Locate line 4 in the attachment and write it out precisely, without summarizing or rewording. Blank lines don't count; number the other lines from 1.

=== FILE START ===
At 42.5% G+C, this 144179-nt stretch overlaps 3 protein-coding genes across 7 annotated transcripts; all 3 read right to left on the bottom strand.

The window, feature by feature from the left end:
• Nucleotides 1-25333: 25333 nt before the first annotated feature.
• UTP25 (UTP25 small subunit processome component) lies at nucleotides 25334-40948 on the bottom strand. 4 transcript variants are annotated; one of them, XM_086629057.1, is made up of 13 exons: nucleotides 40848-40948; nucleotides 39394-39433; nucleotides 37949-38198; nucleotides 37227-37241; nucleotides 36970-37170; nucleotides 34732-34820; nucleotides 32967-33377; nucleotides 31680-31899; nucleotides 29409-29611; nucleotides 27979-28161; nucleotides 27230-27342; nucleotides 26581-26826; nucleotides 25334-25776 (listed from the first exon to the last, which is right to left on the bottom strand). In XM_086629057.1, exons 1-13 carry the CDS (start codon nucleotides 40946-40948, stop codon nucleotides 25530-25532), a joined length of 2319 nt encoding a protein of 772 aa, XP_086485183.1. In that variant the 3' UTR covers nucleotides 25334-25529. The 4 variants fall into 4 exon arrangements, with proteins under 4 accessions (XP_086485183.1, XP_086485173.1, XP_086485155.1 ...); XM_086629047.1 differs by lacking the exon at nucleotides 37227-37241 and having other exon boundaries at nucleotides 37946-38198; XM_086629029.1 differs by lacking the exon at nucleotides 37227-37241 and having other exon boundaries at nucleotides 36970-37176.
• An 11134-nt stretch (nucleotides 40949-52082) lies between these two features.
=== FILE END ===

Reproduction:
• UTP25 (UTP25 small subunit processome component) lies at nucleotides 25334-40948 on the bottom strand. 4 transcript variants are annotated; one of them, XM_086629057.1, is made up of 13 exons: nucleotides 40848-40948; nucleotides 39394-39433; nucleotides 37949-38198; nucleotides 37227-37241; nucleotides 36970-37170; nucleotides 34732-34820; nucleotides 32967-33377; nucleotides 31680-31899; nucleotides 29409-29611; nucleotides 27979-28161; nucleotides 27230-27342; nucleotides 26581-26826; nucleotides 25334-25776 (listed from the first exon to the last, which is right to left on the bottom strand). In XM_086629057.1, exons 1-13 carry the CDS (start codon nucleotides 40946-40948, stop codon nucleotides 25530-25532), a joined length of 2319 nt encoding a protein of 772 aa, XP_086485183.1. In that variant the 3' UTR covers nucleotides 25334-25529. The 4 variants fall into 4 exon arrangements, with proteins under 4 accessions (XP_086485183.1, XP_086485173.1, XP_086485155.1 ...); XM_086629047.1 differs by lacking the exon at nucleotides 37227-37241 and having other exon boundaries at nucleotides 37946-38198; XM_086629029.1 differs by lacking the exon at nucleotides 37227-37241 and having other exon boundaries at nucleotides 36970-37176.